Amanda: Now that the almonds are cool—mine are cool, hopefully yours are cool too—I've got them on my countertop near this flour mixture, and we're about to move quite quickly, so I want you to go get a pastry scraper and a fork. So I've got my bowl of dry ingredients. And I'm gonna make a little well in the center with my hands. And I'm gonna pour the egg mixture right into that. I'm gonna use the fork to slowly draw the dry ingredients from around the sides of the bowl towards the wet mixture in the middle. So you're just gonna keep going around in a circle, drawing the dry flour in until you get a very shaggy dough and that's good. You want a shaggy dough that is just going to hold together. Okay, this is looking very nice. It kind of looks a little damp, but not wet. And it has little bits of dry flour on the outside. Okay, so now I'm gonna take that—remember that third of a cup of the dry ingredients that we set aside? Use that to dust, very generously, the surface of your work surface. Your countertop. I happen to use a wood countertop; if you have, like, a pastry board—whatever you like to use. And then I'm gonna scrape the fork off with my pastry scraper so we get every last bit of dough. I don't wanna lose any. And then I'm gonna use a pastry scraper to scrape the dough out of the bowl. You should kind of press it together as you're going, there will be a little bit of dry flour at the bottom of your bowl. It's okay. And there'll be like, little shards that are kind of sprinkling around the countertop. That's totally all right.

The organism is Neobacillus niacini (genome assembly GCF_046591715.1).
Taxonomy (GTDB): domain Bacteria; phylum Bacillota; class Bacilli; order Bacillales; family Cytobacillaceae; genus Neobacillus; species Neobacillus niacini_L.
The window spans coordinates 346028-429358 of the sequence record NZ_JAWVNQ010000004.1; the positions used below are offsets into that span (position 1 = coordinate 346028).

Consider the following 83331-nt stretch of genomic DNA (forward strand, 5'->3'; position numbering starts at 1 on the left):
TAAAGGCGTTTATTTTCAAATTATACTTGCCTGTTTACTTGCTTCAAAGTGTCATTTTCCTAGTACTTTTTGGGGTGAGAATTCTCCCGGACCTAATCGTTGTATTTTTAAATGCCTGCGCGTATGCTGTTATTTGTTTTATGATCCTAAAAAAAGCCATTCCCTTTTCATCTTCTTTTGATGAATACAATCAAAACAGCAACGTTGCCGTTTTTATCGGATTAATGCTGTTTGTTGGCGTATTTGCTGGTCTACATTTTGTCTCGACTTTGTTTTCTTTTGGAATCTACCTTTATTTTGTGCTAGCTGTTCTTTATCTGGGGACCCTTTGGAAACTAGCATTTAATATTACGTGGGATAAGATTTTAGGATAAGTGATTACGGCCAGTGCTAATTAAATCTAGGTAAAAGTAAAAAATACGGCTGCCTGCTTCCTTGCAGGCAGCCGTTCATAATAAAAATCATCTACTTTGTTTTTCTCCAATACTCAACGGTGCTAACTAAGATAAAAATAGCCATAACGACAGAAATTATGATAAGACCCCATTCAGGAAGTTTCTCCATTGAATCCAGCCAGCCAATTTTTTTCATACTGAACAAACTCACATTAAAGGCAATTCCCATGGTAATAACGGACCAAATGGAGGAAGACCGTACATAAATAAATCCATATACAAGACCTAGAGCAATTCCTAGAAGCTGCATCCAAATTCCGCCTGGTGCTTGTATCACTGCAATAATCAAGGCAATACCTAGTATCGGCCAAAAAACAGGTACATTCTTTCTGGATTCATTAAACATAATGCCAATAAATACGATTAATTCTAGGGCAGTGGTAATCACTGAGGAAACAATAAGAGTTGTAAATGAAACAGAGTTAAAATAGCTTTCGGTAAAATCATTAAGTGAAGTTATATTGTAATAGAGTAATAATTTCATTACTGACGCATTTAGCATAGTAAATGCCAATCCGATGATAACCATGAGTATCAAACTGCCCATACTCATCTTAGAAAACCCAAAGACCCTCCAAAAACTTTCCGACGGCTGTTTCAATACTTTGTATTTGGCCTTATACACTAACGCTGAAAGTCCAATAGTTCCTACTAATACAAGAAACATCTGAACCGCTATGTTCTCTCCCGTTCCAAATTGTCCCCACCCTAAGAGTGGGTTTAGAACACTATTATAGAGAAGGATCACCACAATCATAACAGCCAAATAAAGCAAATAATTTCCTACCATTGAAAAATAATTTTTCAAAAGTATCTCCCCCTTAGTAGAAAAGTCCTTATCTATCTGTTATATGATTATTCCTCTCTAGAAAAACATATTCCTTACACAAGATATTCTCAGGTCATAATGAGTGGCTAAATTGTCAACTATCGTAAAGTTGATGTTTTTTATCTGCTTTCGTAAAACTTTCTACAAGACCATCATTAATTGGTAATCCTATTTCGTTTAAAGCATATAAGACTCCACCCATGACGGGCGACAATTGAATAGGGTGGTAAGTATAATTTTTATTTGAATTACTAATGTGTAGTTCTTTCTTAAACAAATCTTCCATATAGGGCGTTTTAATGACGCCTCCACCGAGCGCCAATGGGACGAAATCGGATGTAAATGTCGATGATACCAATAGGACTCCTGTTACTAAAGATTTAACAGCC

Amanda: So then flour your hands using the work surface, just dip it on the work surface, pat the dough into kind of like an oval shape about an inch high or so. Okay, it'll look a little cracked, but it's okay. And then I'm gonna let it rest for, like, 3 to 5 minutes.